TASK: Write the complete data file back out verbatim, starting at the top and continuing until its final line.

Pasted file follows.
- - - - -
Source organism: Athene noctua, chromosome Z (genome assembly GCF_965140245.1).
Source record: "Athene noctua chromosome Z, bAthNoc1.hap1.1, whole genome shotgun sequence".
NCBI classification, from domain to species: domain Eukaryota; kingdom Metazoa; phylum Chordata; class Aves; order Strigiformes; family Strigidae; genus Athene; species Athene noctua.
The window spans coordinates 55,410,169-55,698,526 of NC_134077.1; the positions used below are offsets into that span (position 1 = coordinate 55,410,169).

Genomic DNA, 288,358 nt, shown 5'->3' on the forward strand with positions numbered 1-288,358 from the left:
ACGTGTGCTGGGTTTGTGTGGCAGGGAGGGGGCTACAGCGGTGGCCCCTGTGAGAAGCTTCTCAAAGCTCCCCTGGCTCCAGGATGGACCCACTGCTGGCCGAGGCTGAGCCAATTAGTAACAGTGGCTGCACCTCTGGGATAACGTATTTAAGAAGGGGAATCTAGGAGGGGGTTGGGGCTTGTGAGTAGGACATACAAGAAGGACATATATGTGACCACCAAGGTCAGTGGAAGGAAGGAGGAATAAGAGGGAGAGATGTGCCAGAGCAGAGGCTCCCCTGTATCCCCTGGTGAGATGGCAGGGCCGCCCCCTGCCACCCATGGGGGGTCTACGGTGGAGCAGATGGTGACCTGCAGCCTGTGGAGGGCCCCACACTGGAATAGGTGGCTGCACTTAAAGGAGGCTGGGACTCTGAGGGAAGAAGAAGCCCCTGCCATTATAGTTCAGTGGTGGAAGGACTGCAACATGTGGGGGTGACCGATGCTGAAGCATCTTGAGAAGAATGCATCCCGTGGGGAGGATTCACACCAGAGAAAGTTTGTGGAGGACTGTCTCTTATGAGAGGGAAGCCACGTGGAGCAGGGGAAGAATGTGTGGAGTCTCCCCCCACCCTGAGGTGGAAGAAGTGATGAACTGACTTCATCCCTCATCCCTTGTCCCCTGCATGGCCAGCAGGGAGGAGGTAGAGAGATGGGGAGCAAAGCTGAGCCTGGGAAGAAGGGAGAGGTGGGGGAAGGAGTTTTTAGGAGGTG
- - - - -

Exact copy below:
Source organism: Athene noctua, chromosome Z (genome assembly GCF_965140245.1).
Source record: "Athene noctua chromosome Z, bAthNoc1.hap1.1, whole genome shotgun sequence".
NCBI classification, from domain to species: domain Eukaryota; kingdom Metazoa; phylum Chordata; class Aves; order Strigiformes; family Strigidae; genus Athene; species Athene noctua.
The window spans coordinates 55,410,169-55,698,526 of NC_134077.1; the positions used below are offsets into that span (position 1 = coordinate 55,410,169).

Genomic DNA, 288,358 nt, shown 5'->3' on the forward strand with positions numbered 1-288,358 from the left:
ACGTGTGCTGGGTTTGTGTGGCAGGGAGGGGGCTACAGCGGTGGCCCCTGTGAGAAGCTTCTCAAAGCTCCCCTGGCTCCAGGATGGACCCACTGCTGGCCGAGGCTGAGCCAATTAGTAACAGTGGCTGCACCTCTGGGATAACGTATTTAAGAAGGGGAATCTAGGAGGGGGTTGGGGCTTGTGAGTAGGACATACAAGAAGGACATATATGTGACCACCAAGGTCAGTGGAAGGAAGGAGGAATAAGAGGGAGAGATGTGCCAGAGCAGAGGCTCCCCTGTATCCCCTGGTGAGATGGCAGGGCCGCCCCCTGCCACCCATGGGGGGTCTACGGTGGAGCAGATGGTGACCTGCAGCCTGTGGAGGGCCCCACACTGGAATAGGTGGCTGCACTTAAAGGAGGCTGGGACTCTGAGGGAAGAAGAAGCCCCTGCCATTATAGTTCAGTGGTGGAAGGACTGCAACATGTGGGGGTGACCGATGCTGAAGCATCTTGAGAAGAATGCATCCCGTGGGGAGGATTCACACCAGAGAAAGTTTGTGGAGGACTGTCTCTTATGAGAGGGAAGCCACGTGGAGCAGGGGAAGAATGTGTGGAGTCTCCCCCCACCCTGAGGTGGAAGAAGTGATGAACTGACTTCATCCCTCATCCCTTGTCCCCTGCATGGCCAGCAGGGAGGAGGTAGAGAGATGGGGAGCAAAGCTGAGCCTGGGAAGAAGGGAGAGGTGGGGGAAGGAGTTTTTAGGAGGTG